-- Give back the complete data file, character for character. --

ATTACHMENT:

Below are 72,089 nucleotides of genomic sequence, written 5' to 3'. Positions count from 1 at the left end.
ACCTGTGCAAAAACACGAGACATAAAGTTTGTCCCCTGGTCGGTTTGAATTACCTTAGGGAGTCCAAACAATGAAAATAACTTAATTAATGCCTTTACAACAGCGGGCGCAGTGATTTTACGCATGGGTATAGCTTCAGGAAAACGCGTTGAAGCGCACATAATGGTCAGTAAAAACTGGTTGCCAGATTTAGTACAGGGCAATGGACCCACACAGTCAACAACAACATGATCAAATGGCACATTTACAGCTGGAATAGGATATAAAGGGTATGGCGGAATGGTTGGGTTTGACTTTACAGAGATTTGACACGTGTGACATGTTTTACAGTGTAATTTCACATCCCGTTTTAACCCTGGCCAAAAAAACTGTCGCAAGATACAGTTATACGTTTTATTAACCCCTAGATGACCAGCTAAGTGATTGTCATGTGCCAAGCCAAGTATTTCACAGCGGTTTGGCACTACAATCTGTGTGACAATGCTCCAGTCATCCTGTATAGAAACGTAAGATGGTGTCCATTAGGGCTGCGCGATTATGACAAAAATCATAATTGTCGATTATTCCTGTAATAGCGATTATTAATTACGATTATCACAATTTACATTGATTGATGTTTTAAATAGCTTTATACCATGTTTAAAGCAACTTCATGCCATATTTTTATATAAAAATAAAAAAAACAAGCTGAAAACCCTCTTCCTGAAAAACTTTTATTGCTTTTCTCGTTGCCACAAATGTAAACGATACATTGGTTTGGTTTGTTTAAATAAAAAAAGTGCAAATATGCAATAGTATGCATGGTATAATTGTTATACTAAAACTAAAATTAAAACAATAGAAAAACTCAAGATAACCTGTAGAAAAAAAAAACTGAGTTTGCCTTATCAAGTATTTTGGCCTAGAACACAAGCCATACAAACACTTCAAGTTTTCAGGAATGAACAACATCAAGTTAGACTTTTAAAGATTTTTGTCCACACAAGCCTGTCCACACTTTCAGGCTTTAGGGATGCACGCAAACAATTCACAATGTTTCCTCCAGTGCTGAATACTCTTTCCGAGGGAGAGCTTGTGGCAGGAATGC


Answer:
Below are 72,089 nucleotides of genomic sequence, written 5' to 3'. Positions count from 1 at the left end.
ACCTGTGCAAAAACACGAGACATAAAGTTTGTCCCCTGGTCGGTTTGAATTACCTTAGGGAGTCCAAACAATGAAAATAACTTAATTAATGCCTTTACAACAGCGGGCGCAGTGATTTTACGCATGGGTATAGCTTCAGGAAAACGCGTTGAAGCGCACATAATGGTCAGTAAAAACTGGTTGCCAGATTTAGTACAGGGCAATGGACCCACACAGTCAACAACAACATGATCAAATGGCACATTTACAGCTGGAATAGGATATAAAGGGTATGGCGGAATGGTTGGGTTTGACTTTACAGAGATTTGACACGTGTGACATGTTTTACAGTGTAATTTCACATCCCGTTTTAACCCTGGCCAAAAAAACTGTCGCAAGATACAGTTATACGTTTTATTAACCCCTAGATGACCAGCTAAGTGATTGTCATGTGCCAAGCCAAGTATTTCACAGCGGTTTGGCACTACAATCTGTGTGACAATGCTCCAGTCATCCTGTATAGAAACGTAAGATGGTGTCCATTAGGGCTGCGCGATTATGACAAAAATCATAATTGTCGATTATTCCTGTAATAGCGATTATTAATTACGATTATCACAATTTACATTGATTGATGTTTTAAATAGCTTTATACCATGTTTAAAGCAACTTCATGCCATATTTTTATATAAAAATAAAAAAAACAAGCTGAAAACCCTCTTCCTGAAAAACTTTTATTGCTTTTCTCGTTGCCACAAATGTAAACGATACATTGGTTTGGTTTGTTTAAATAAAAAAAGTGCAAATATGCAATAGTATGCATGGTATAATTGTTATACTAAAACTAAAATTAAAACAATAGAAAAACTCAAGATAACCTGTAGAAAAAAAAAACTGAGTTTGCCTTATCAAGTATTTTGGCCTAGAACACAAGCCATACAAACACTTCAAGTTTTCAGGAATGAACAACATCAAGTTAGACTTTTAAAGATTTTTGTCCACACAAGCCTGTCCACACTTTCAGGCTTTAGGGATGCACGCAAACAATTCACAATGTTTCCTCCAGTGCTGAATACTCTTTCCGAGGGAGAGCTTGTGGCAGGAATGC